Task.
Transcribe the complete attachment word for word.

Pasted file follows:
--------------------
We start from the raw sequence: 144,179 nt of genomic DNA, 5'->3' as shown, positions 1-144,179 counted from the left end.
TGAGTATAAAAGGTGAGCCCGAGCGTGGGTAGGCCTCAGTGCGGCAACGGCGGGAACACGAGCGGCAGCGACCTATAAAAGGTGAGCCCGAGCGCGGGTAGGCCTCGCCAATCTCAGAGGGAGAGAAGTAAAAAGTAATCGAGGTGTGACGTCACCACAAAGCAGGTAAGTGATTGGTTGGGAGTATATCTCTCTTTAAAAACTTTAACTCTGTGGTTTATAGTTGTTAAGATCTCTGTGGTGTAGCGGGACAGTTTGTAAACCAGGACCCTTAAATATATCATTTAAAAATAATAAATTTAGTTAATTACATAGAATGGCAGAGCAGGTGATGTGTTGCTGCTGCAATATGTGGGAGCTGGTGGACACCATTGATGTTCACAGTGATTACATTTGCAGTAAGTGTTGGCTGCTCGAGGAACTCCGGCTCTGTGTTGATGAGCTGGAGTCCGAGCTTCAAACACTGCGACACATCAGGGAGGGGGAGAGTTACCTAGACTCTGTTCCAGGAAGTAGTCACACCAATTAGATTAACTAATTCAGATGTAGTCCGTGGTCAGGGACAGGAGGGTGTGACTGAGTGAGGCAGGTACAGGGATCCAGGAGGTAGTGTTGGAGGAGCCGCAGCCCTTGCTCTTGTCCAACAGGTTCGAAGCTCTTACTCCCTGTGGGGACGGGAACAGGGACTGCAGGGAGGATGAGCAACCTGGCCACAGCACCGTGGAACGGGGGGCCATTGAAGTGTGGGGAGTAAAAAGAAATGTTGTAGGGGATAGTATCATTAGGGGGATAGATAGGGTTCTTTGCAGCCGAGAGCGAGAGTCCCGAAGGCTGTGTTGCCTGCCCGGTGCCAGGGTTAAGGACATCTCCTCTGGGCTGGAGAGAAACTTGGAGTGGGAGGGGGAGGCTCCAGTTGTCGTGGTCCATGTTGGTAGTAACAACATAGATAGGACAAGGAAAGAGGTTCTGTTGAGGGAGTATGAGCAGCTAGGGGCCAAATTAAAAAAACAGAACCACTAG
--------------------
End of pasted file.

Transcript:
We start from the raw sequence: 144,179 nt of genomic DNA, 5'->3' as shown, positions 1-144,179 counted from the left end.
TGAGTATAAAAGGTGAGCCCGAGCGTGGGTAGGCCTCAGTGCGGCAACGGCGGGAACACGAGCGGCAGCGACCTATAAAAGGTGAGCCCGAGCGCGGGTAGGCCTCGCCAATCTCAGAGGGAGAGAAGTAAAAAGTAATCGAGGTGTGACGTCACCACAAAGCAGGTAAGTGATTGGTTGGGAGTATATCTCTCTTTAAAAACTTTAACTCTGTGGTTTATAGTTGTTAAGATCTCTGTGGTGTAGCGGGACAGTTTGTAAACCAGGACCCTTAAATATATCATTTAAAAATAATAAATTTAGTTAATTACATAGAATGGCAGAGCAGGTGATGTGTTGCTGCTGCAATATGTGGGAGCTGGTGGACACCATTGATGTTCACAGTGATTACATTTGCAGTAAGTGTTGGCTGCTCGAGGAACTCCGGCTCTGTGTTGATGAGCTGGAGTCCGAGCTTCAAACACTGCGACACATCAGGGAGGGGGAGAGTTACCTAGACTCTGTTCCAGGAAGTAGTCACACCAATTAGATTAACTAATTCAGATGTAGTCCGTGGTCAGGGACAGGAGGGTGTGACTGAGTGAGGCAGGTACAGGGATCCAGGAGGTAGTGTTGGAGGAGCCGCAGCCCTTGCTCTTGTCCAACAGGTTCGAAGCTCTTACTCCCTGTGGGGACGGGAACAGGGACTGCAGGGAGGATGAGCAACCTGGCCACAGCACCGTGGAACGGGGGGCCATTGAAGTGTGGGGAGTAAAAAGAAATGTTGTAGGGGATAGTATCATTAGGGGGATAGATAGGGTTCTTTGCAGCCGAGAGCGAGAGTCCCGAAGGCTGTGTTGCCTGCCCGGTGCCAGGGTTAAGGACATCTCCTCTGGGCTGGAGAGAAACTTGGAGTGGGAGGGGGAGGCTCCAGTTGTCGTGGTCCATGTTGGTAGTAACAACATAGATAGGACAAGGAAAGAGGTTCTGTTGAGGGAGTATGAGCAGCTAGGGGCCAAATTAAAAAAACAGAACCACTAG